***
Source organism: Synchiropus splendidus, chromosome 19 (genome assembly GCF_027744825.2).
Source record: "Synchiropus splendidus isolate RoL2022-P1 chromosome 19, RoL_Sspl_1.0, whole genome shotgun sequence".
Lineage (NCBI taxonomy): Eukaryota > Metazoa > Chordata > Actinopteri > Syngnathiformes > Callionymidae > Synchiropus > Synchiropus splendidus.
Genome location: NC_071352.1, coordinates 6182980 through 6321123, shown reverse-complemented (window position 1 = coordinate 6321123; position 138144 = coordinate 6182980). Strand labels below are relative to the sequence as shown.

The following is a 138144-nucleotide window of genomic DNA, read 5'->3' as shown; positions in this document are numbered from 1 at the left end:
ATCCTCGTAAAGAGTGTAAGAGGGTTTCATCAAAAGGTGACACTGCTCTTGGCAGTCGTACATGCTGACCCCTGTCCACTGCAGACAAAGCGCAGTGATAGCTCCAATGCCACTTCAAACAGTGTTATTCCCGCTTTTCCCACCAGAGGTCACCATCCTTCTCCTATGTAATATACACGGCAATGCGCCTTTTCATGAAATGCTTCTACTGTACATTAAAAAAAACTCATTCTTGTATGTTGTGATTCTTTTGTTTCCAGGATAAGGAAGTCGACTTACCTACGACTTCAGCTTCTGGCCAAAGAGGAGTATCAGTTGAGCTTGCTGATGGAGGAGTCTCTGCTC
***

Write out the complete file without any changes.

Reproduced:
Source organism: Synchiropus splendidus, chromosome 19 (genome assembly GCF_027744825.2).
Source record: "Synchiropus splendidus isolate RoL2022-P1 chromosome 19, RoL_Sspl_1.0, whole genome shotgun sequence".
Lineage (NCBI taxonomy): Eukaryota > Metazoa > Chordata > Actinopteri > Syngnathiformes > Callionymidae > Synchiropus > Synchiropus splendidus.
Genome location: NC_071352.1, coordinates 6182980 through 6321123, shown reverse-complemented (window position 1 = coordinate 6321123; position 138144 = coordinate 6182980). Strand labels below are relative to the sequence as shown.

The following is a 138144-nucleotide window of genomic DNA, read 5'->3' as shown; positions in this document are numbered from 1 at the left end:
ATCCTCGTAAAGAGTGTAAGAGGGTTTCATCAAAAGGTGACACTGCTCTTGGCAGTCGTACATGCTGACCCCTGTCCACTGCAGACAAAGCGCAGTGATAGCTCCAATGCCACTTCAAACAGTGTTATTCCCGCTTTTCCCACCAGAGGTCACCATCCTTCTCCTATGTAATATACACGGCAATGCGCCTTTTCATGAAATGCTTCTACTGTACATTAAAAAAAACTCATTCTTGTATGTTGTGATTCTTTTGTTTCCAGGATAAGGAAGTCGACTTACCTACGACTTCAGCTTCTGGCCAAAGAGGAGTATCAGTTGAGCTTGCTGATGGAGGAGTCTCTGCTC